Friday, September 13, 2013

Traci Kenworth's Current Query Critiqued

Today we have Traci's query again, this time with my feedback, in blue.

The letter:



Personllay (see what I did there?) I subscribe to the Janet Reid method, which basically says that nothing matters more than story. In other words, save your personalization for the end. The reason for this is simple, a mediocre query may be overlooked if the pages are stellar enough, but no amount of personalization is going to sell a mediocre manuscript. So in other words, get right to what matters: story.

Caveat: obviously different agents have different preferences, if you happen to know what they prefer, certainly stick with that.

Eighteen-year-old Native-American, I don't believe you hyphenate Native American, and furthermore, it feels a little ... insensitive. I mean, I get what you're going for, and I LOVE POC in the books I read, but if the most important aspect of his character is his race ... you're in trouble. I'm sure it doesn't work that way in the book, but including it in the query seems a bit forced. Thomas Skyhawk wants out of the Supernatural hunter business. I like this. A hint of world, AND some built in conflict. Good start. Since a failed mission three years ago, he’s wrestled with being an Akara guard, but he can’t simply walk away from a job that’s been his family’s occupation for generations. There’s also his padina, or blood brother, to consider. They’ve come up through the ranks together, leaving. Leaving would be a betrayal of that friendship. Thomas always met the challenges before but now in 2021, a new creature has been born into the 2021 eastern Tennessee lands, one who knows Thomas’s name, and marks him and those he loves for death.

Okay. So this isn't bad, but I'm concerned you have a bit much here. I like what you're trying to do by mentioning Thomas is Native American, but I'm afraid that's the wrong detail to go with. Something else about his character, about who he is before what happens to him starts ... happening, would go a long way toward making your reader sympathize with him.

Then ... the details about his family and his brother and the creature are good, but I feel like you take too many words to get it all out. You want your opening paragraph to introduce a character, and then get as quickly and as hookily to an inciting incident as you can. Obviously certain details cannot be skipped, but if you can tighten this paragraph up, you'd be in better shape.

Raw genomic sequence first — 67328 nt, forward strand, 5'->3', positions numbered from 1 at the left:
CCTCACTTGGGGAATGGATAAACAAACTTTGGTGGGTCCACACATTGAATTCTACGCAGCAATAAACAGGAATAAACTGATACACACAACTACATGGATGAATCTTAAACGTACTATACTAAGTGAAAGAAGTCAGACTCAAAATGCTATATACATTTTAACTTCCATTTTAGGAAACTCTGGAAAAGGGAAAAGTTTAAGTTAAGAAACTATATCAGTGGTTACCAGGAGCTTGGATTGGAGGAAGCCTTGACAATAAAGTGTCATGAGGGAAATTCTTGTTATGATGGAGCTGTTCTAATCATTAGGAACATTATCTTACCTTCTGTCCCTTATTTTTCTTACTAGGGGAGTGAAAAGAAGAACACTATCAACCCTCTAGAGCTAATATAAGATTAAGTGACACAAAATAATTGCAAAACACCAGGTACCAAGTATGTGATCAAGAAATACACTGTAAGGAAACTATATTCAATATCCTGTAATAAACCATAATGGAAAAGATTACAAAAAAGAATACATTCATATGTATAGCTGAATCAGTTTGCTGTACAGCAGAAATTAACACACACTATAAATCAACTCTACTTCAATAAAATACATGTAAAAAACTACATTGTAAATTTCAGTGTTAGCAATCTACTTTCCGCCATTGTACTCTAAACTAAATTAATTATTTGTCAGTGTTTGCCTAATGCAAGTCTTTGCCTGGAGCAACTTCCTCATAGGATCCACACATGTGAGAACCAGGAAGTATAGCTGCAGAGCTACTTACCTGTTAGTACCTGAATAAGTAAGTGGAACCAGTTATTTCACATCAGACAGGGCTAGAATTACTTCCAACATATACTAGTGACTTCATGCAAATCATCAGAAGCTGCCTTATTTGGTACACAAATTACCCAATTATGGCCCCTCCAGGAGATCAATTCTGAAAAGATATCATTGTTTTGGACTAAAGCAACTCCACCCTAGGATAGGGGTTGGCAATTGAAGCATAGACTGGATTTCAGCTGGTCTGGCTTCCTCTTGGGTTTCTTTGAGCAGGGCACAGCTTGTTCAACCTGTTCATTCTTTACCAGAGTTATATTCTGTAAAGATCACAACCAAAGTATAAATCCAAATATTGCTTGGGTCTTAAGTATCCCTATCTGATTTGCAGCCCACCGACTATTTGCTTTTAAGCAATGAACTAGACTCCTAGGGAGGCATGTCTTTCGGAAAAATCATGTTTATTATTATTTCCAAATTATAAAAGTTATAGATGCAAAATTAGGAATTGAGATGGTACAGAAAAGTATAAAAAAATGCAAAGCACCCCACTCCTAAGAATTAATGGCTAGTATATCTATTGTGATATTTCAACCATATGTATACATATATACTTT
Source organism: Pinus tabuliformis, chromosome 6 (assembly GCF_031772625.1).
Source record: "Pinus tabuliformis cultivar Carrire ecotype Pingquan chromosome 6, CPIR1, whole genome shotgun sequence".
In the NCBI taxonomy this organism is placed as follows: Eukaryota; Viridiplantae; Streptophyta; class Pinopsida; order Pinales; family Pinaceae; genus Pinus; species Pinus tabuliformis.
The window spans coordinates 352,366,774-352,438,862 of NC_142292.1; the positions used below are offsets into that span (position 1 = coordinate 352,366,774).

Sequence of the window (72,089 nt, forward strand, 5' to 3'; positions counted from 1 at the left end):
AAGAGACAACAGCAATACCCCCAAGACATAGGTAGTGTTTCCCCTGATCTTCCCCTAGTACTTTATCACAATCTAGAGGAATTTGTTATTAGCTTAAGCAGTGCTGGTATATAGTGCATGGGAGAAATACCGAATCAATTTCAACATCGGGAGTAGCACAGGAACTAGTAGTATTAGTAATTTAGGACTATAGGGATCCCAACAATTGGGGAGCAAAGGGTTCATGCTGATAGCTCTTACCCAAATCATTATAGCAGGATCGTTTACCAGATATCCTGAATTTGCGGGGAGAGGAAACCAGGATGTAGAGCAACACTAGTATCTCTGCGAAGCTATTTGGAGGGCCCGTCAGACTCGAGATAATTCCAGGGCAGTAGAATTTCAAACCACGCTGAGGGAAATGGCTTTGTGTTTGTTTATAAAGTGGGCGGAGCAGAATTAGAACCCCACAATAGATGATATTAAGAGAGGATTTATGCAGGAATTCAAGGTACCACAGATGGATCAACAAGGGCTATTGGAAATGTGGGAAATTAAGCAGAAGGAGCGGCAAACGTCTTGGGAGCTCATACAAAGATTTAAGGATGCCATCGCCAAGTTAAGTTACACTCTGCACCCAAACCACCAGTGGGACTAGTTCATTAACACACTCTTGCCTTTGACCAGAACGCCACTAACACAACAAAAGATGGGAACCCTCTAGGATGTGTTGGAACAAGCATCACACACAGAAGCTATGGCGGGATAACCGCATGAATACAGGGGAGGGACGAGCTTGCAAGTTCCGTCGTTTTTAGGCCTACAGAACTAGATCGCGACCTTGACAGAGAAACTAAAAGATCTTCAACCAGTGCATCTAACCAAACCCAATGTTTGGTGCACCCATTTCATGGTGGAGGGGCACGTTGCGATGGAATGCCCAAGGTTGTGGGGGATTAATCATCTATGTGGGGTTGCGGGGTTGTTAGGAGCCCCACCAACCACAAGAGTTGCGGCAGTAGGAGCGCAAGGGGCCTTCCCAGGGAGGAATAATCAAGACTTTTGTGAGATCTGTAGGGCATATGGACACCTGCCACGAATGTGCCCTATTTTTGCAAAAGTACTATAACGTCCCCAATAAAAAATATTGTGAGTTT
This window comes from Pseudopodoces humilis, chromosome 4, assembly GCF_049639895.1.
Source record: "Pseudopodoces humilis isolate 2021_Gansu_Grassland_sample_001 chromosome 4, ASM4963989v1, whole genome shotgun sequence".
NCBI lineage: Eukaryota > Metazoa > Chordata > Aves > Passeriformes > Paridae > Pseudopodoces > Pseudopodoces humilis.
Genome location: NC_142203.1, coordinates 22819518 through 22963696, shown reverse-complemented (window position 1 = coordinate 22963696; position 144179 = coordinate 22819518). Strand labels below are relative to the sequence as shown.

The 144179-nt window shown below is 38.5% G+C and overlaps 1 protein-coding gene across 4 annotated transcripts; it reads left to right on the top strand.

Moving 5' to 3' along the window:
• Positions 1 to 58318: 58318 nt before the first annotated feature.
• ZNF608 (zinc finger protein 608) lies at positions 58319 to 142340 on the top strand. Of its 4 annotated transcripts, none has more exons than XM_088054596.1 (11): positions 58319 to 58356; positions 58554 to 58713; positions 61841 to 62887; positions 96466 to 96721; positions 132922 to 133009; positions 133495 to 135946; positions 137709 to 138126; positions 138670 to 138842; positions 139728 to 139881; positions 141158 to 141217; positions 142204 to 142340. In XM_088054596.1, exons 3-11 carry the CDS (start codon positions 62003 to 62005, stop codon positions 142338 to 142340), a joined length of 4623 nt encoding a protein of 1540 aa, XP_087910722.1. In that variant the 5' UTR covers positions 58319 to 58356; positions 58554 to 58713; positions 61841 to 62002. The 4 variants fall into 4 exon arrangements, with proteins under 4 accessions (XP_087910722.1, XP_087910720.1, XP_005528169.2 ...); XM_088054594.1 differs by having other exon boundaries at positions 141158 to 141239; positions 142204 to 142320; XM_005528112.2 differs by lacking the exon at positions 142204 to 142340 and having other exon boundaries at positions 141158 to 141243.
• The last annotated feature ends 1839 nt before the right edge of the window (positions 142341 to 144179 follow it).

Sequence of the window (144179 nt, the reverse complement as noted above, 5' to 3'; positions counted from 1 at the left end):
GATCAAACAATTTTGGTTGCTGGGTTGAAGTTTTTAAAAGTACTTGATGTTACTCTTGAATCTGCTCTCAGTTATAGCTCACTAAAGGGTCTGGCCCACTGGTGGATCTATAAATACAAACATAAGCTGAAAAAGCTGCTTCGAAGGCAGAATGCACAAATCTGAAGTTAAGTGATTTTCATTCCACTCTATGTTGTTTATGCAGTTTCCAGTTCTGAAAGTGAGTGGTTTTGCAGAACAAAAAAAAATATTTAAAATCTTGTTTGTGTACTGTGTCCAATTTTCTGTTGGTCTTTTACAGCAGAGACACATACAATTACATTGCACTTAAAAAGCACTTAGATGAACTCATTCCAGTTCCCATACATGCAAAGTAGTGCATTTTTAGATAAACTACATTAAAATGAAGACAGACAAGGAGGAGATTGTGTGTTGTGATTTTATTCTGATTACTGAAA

To make matters worse, his people are becoming uncomfortably close to the local ghost population, Oh wow. Ghosts too? Okay. his own mother turns out to be a witch hell-bent on his destruction, And witches? Got it. and his longlost half-sister has been groomed by a cult to infiltrate and destroy his village. And cultists? So it's like Resident Evil meets TrueBlood? I like it. In a world where enemies lurk beneath even the friendliest faces, Great line. Thomas must use everything he has to not only survive but to save his people from an evil that threatens to engulf them. This last clause is kind of meh. It's not only vague, but it's implicitly understood anyway. For one thing, what is everything Thomas has? Does he have powers? Tech? Magic? Poisonous farts? Whatever it is, be specific. And furthermore, which evil? The creature? The cult? The ghosts? You need to work on making exactly what the conflict is crystal clear. You've got a lot of cool elements included here, but there's very little sense of how it all goes down.

I’m a Lit Intern at Month9Books. I blog at I would move these details into or after your word count and genre paragraph. You can see how I do my own queries, here.

LIFE AS THE WALKING DEAD is a NA Horror manuscript at of (or, complete at) 72,000 words. I believe it would appeal to the fans of ghost-hunter, Cas, Anna Dressed in Blood and Girls of Nightmares by Kendare Blake as well perhaps, to those of the hit CW show, Supernatural. I'm confused by these comparisons. People who've read them probably won't be, but I can't tell what's a title and what's a character. Titles of published works go in italics in a query letter.